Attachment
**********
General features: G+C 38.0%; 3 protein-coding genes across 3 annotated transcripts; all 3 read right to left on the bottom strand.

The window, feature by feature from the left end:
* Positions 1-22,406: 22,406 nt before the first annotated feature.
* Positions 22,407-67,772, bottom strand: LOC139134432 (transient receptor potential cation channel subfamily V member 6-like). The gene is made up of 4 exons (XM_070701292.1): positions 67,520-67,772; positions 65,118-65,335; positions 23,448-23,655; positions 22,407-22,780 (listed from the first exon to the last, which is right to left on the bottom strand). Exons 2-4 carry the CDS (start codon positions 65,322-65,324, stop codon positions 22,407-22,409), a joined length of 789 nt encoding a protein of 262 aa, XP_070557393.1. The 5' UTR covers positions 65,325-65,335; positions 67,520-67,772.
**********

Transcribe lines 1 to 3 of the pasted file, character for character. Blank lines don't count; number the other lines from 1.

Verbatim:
General features: G+C 38.0%; 3 protein-coding genes across 3 annotated transcripts; all 3 read right to left on the bottom strand.

The window, feature by feature from the left end:
* Positions 1-22,406: 22,406 nt before the first annotated feature.